How To Use The Vultr Go Library To Get Server Info

Published on: Fri, Sep 27, 2019 at 11:19 am EST
FAQ Programming

Introduction

The official Vultr Go library can be used to interact with the Vultr API. The Vultr API allows you to control the resources associated with your account, including servers, dns, firewall, snapshots, network, and more. This tutorial will give an introduction to using the official Go API client by creating a simple application to get information about your servers.

Prerequisites

  • A computer running Windows, Linux, or macOS with Go 1.12+ installed.
  • Basic programming knowledge.
  • Optional: An IDE supporting Go (for example Visual Studio Code, emacs, or Atom).

Goals

  • To learn how to use the official Vultr API library.
  • To write a program to view server information.

Step 1: Creating the project

First, we will start by creating a new module (project). Usually, you would use the URL to a repository for your code as the module name, but that is beyond the scope of this tutorial. For now, we will use serverinfo as the module name.

To create the project, run the following commands:

# Create the folder in the current directory.
mkdir serverinfo

# Enter the new folder.
cd serverinfo

# Initialize the module.
go mod init serverinfo

Step 2: Downloading the library

Next, we will download the API library from GitHub (a code hosting site). To download libraries, you need to use the go get command. This will automatically download the library and its dependencies while adding it to the go.mod file. In the same terminal you opened earlier, enter the following command:

go get github.com/vultr/govultr

Step 3: Getting your API key

To use the API client, you will need your API key. You can retrieve your API key from the API tab of the Account section of your Dashboard. You will also need to authorize your IP address to use the API key. You can find your IP address by going to ifconfig.me. Note that you are looking for your public IP, not your private one. Your private IP is what you would find in your network settings on your computer, and is in one of the following CIDR ranges: 10.0.0.0/8, 172.16.0.0/12, or 192.168.0.0/16.

Once you have your IP address, add it under the Access Control section. In the box after the /, type 32. /32 is a netmask meaning 255.255.255.255. This means that only your IP is included in the range.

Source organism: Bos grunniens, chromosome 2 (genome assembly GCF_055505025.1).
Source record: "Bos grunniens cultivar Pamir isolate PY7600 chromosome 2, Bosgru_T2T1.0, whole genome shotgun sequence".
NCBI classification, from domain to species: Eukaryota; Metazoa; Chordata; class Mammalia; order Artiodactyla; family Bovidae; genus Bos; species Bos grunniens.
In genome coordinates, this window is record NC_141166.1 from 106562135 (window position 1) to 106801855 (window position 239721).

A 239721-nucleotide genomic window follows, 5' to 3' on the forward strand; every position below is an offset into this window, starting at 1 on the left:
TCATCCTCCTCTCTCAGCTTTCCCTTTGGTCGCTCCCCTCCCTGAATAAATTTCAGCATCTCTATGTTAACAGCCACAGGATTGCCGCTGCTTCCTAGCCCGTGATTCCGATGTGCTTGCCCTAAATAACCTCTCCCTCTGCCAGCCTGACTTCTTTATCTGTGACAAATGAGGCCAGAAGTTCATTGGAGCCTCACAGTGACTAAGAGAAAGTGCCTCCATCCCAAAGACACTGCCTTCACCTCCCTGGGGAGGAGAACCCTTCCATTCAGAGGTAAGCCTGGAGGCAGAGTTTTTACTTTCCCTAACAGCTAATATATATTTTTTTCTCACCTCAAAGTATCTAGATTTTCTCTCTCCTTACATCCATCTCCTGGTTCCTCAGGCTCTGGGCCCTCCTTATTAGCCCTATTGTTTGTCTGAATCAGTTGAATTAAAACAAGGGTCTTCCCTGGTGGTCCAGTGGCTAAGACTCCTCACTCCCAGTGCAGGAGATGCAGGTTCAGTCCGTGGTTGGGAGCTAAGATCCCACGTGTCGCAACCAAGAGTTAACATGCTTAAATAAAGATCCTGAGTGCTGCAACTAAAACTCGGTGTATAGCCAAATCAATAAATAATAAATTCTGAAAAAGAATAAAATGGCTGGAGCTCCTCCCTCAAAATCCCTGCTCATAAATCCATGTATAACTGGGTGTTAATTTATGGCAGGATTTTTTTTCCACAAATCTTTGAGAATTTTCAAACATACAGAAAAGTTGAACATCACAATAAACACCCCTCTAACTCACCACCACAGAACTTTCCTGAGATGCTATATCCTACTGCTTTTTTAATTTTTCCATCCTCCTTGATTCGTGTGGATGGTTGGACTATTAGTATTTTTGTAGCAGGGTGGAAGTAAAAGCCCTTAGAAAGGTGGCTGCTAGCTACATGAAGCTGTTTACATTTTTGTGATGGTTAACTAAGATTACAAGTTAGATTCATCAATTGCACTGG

Warning: Protect your API key like you would protect your password. The API key has access to your entire account, including billing, servers, and storage.

Step 4: Creating the program file

Now, we are going to start working on the program. Open up the folder we created in your choice of editor, and create a file named main.go.

Inside the file, type or copy-paste the following code:

package main

import (
    "context"
    "fmt"
    "os"

    "github.com/vultr/govultr"
)

func main() {

}

The package main tells Go that we are creating a command, not a library. The import statement declares the dependencies we will be using. func main() is the function called when we run our program.

Step 5: Initializing the API client

The next step is to initialize the API client. To do this, we need to use the govultr.NewClient(http.Client, string) function. Add the following code inside the main() function:

client := govultr.NewClient(nil, "YOURAPIKEY")

Replace YOURAPIKEY with the API key you retrieved earlier.

Let's look at this code a bit closer. On the left side of the :=, we have client. That is the name of a variable. A variable stores values. On the right side, we have a function call to govultr.NewClient. The first parameter is nil, because we don't need to change the default HTTP client. The second parameter is the API key we are using to authenticate ourselves. The := operator assigns the right-side to the left side, in this case, the result of the function call to client.

Step 6: Using the API